The CAFO designation resulted from the 1972 U.S. Federal Clean Water Act, which was enacted to protect and restore lakes and rivers to a "fishable, swimmable" quality. The United States Environmental Protection Agency identified certain animal feeding operations, along with many other types of industry, as "point source" groundwater polluters. These operations were subjected to regulation.[38]

Intensively farmed pigs

In 17 states in the U.S., isolated cases of groundwater contamination were linked to CAFOs.[39] For example, the ten million hogs in North Carolina generate 19 million tons of waste per year.[40] The U.S. federal government acknowledges the waste disposal issue and requires that animal waste be stored in lagoons. These lagoons can be as large as 7.5 acres (30,000 m2). Lagoons not protected with an impermeable liner can leak into groundwater under some conditions, as can runoff from manure used as fertilizer. A lagoon that burst in 1995 released 25 million gallons of nitrous sludge in North Carolina's New River. The spill allegedly killed eight to ten million fish.[41]

The large concentration of animals, animal waste, and dead animals in a small space poses ethical issues to some consumers. Animal rights and animal welfare activists have charged that intensive animal rearing is cruel to animals.


The Green Revolution transformed farming in many developing countries. It spread technologies that had already existed, but had not been widely used outside of industrialized nations. These technologies included "miracle seeds", pesticides, irrigation, and synthetic nitrogen fertilizer.[42]


In the 1970s, scientists created high-yielding varieties of maize, wheat, and rice. These have an increased nitrogen-absorbing potential compared to other varieties. Since cereals that absorbed extra nitrogen would typically lodge (fall over) before harvest, semi-dwarfing genes were bred into their genomes. Norin 10 wheat, a variety developed by Orville Vogel from Japanese dwarf wheat varieties, was instrumental in developing wheat cultivars. IR8, the first widely implemented high-yielding rice to be developed by the International Rice Research Institute, was created through a cross between an Indonesian variety named "Peta" and a Chinese variety named "Dee Geo Woo Gen".[43]

With the availability of molecular genetics in Arabidopsis and rice the mutant genes responsible (reduced height (rht), gibberellin insensitive (gai1) and slender rice (slr1)) have been cloned and identified as cellular signalling components of gibberellic acid, a phytohormone involved in regulating stem growth via its effect on cell division. Photosynthate investment in the stem is reduced dramatically in shorter plants and nutrients become redirected to grain production, amplifying in particular the yield effect of chemical fertilizers.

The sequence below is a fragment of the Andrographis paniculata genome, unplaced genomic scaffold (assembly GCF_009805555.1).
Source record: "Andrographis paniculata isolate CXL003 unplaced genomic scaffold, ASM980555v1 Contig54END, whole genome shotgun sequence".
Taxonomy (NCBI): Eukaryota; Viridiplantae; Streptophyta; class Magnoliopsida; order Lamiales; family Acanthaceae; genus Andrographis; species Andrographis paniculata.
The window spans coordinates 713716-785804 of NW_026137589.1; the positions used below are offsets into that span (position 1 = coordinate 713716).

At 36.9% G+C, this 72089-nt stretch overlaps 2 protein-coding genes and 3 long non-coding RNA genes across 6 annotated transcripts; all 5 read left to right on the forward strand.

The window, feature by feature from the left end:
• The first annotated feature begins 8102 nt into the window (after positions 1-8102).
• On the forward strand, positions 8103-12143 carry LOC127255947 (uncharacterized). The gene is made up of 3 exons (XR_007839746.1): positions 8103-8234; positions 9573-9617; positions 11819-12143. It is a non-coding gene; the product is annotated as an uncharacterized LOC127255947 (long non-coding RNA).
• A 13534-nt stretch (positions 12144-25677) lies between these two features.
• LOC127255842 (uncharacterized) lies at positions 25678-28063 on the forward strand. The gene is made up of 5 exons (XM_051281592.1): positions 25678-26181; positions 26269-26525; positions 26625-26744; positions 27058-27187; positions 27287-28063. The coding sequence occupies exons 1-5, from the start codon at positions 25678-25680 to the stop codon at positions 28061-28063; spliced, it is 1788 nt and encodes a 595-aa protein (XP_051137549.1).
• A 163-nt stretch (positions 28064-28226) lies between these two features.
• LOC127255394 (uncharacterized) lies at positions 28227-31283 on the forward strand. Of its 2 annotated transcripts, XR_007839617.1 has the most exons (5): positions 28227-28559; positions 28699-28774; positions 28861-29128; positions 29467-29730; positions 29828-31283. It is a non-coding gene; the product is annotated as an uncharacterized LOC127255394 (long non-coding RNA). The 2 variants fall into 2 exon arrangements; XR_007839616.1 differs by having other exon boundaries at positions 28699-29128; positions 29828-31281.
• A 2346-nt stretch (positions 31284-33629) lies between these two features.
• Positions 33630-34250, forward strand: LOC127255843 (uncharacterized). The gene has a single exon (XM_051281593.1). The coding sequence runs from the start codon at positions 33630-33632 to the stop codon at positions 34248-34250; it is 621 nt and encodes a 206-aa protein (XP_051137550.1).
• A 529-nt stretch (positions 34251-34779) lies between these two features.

High-yielding varieties outperformed traditional varieties several fold and responded better to the addition of irrigation, pesticides, and fertilizers. Hybrid vigour is utilized in many important crops to greatly increase yields for farmers. However, the advantage is lost for the progeny of the F1 hybrids, meaning seeds for annual crops need to be purchased every season, thus increasing costs and profits for farmers.

Crop rotation

Satellite image of circular crop fields in Haskell County, Kansas, in late June 2001. Healthy, growing crops of corn and sorghum are green (sorghum may be slightly paler). Wheat is brilliant gold. Fields of brown have been recently harvested and plowed under or have lain in fallow for the year.

Crop rotation or crop sequencing is the practice of growing a series of dissimilar types of crops in the same space in sequential seasons for benefits such as avoiding pathogen and pest buildup that occurs when one species is continuously cropped. Crop rotation also seeks to balance the nutrient demands of various crops to avoid soil nutrient depletion. A traditional component of crop rotation is the replenishment of nitrogen through the use of legumes and green manure in sequence with cereals and other crops. Crop rotation can also improve soil structure and fertility by alternating deep-rooted and shallow-rooted plants. A related technique is to plant multi-species cover crops between commercial crops. This combines the advantages of intensive farming with continuous cover and polyculture.


Overhead irrigation, center-pivot design

Crop irrigation accounts for 70% of the world's fresh water use.[44] Flood irrigation, the oldest and most common type, is typically unevenly distributed, as parts of a field may receive excess water in order to deliver sufficient quantities to other parts. Overhead irrigation, using center-pivot or lateral-moving sprinklers, gives a much more equal and controlled distribution pattern. Drip irrigation is the most expensive and least-used type, but delivers water to plant roots with minimal losses.